Commentary: Committing to a postsecondary success agenda for all
There are some predictable responses to Philadelphia students' disturbingly low rates of college enrollment, but they are not helpful.
by Rochelle Nichols-Solomon
In a few weeks, thousands of Philadelphia public high school students will graduate. They will march down aisles to the familiar and always stirring "Pomp and Circumstance." It will be an exciting day for these students, one that will fill them with a sense of accomplishment and optimism about the future.
But based on the postsecondary enrollment data that the Notebook highlights throughout this issue, that future will include a college education for only a few of those students.
According to college-going data for the fall 2005 cohort of entering 9th graders, only a dismal 25 percent of students from neighborhood high schools enrolled in postsecondary education. The numbers are far below the rate for students from citywide admission schools (41 percent), charters (48 percent), and special admission schools (80 percent).
These data are likely to set off a heated debate about why college enrollment rates are so low. Undoubtedly, they will fuel finger-pointing about the failures of public schools. In particular, they will send shockwaves about the neighborhood high schools.
And despite almost instinctively knowing that some type of formal education beyond high school is a basic requirement in today's society – and an aspiration most readers have for their own children – the data may lead some to think that with these low levels of college enrollment, nothing works … so why bother?
To that question, I would argue that too few students in the neighborhood high schools are enrolling in college because we simply have not prepared them to do so. Despite the hard work of many, we haven't yet achieved a coherent and shared understanding of what it means to be college- and career-ready, or a system aimed at that outcome for all students.
Furthermore, not to advance a college or postsecondary success agenda in schools that serve almost exclusively low-income African American and Latino students is simply making the stick shorter for students and families that are already holding the short end of the stick. It is both morally and economically wrong.
From my experience working with schools and communities all over the country to increase postsecondary success – most recently within the Citi Foundation-funded initiative in Miami, Philadelphia, and San Francisco – educators and community stakeholders will have a lot to say about the data.
Reactions to the data
I can predict those responses will basically fall into four camps.
The first will make the well-intentioned, but low-hanging-fruit argument for focusing on high school graduation. This camp will vigorously shake their heads, reasoning that if students leave school – in other words, drop out – they can't possibly graduate and therefore, have no chance of going on to college. I contend that this reflects low expectations that lead to weak student engagement and high dropout rates – or to students graduating high school who are neither college- nor work-ready.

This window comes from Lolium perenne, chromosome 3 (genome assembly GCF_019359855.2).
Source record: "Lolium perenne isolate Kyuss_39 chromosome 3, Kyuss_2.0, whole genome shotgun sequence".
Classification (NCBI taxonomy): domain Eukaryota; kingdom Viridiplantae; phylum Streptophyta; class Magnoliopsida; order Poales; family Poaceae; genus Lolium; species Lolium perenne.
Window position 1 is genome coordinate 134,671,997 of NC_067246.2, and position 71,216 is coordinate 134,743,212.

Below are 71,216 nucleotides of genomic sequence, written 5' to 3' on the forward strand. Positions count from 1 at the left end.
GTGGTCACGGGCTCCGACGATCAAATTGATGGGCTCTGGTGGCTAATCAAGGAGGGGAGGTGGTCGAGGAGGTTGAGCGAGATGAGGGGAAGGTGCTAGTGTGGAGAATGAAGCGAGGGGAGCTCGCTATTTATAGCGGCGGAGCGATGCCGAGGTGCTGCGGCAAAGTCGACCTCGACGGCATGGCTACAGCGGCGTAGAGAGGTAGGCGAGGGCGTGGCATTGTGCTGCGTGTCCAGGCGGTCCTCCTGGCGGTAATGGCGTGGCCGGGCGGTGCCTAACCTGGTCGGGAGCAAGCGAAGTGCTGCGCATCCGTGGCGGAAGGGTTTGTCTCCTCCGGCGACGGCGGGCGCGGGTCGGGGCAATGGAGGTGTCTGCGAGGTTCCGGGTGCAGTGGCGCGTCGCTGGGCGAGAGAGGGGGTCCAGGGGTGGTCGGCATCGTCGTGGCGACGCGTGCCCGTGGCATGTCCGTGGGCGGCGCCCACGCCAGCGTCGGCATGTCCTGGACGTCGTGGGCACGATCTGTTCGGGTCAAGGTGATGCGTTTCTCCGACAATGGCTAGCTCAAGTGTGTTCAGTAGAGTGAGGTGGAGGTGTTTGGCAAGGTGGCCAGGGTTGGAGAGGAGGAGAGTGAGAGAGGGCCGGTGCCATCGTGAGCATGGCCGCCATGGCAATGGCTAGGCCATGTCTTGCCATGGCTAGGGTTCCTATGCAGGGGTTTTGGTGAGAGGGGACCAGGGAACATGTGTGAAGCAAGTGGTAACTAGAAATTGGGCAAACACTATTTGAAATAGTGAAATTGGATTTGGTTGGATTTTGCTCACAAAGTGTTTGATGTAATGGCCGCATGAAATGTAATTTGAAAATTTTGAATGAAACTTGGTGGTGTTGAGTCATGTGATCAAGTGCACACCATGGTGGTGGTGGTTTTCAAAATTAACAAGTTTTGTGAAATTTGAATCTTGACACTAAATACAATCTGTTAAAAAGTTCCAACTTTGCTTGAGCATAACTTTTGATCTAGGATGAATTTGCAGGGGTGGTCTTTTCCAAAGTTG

Some in this same group might also question the value of college, given our current economic crisis. But research suggests that college-educated workers are much more likely to be employed than their high school-educated counterparts, even during a recession. And furthermore, students with a postsecondary education will be better positioned to participate in the economic recovery, which sooner or later will occur.
The second group will loudly sing praises for the good ol' days of vocational education programs. They will frame vocational, or what is now known as career and technical education (CTE), as what all students need – particularly students in the neighborhood schools. But educator and writer Mike Rose points out that some fear the CTE push "could lead to new forms of tracking;" while others "applaud the presence of a vocational pathway, though worry that anti-vocational biases would still stigmatize the option."
The third group may register little more than snores because they operate under the assumption that not all students are college material. Hence there is simply nothing to be done in those neighborhood schools. Here, I'd invoke a "too big to fail" argument: This would mean giving up on more than half the 16,000 students represented in the cohort. It negates our responsibility to low-income students and families. It ignores the broader social purpose of education, which is fundamental to the well-being of a democratic society. In addition, abandoning our neighborhood schools will amount to economic Russian roulette, and won't bode well for Philadelphia or for the nation's ability to compete economically.
Finally, the fourth group will insist that preparing for college is an imperative. They will likely shake their fists forcefully, declaring that the data are proof-positive that nothing short of the recently proposed blueprint for reorganizing the District will solve the problem. I would ask members of this camp to explain how the sustained changes, adequate resources, and strong will that we have to muster to create this new system of high-quality schools are any different from the sustained changes, adequate resources, and strong will we need to transform our current system of high schools.
To those who do understand the imperative of preparing students for college, I'd strongly urge us to look beyond schools at the structural inequities that undermine college readiness and recommit to a postsecondary access and success agenda for all students.
Here are a few areas of promising work that help point the way forward: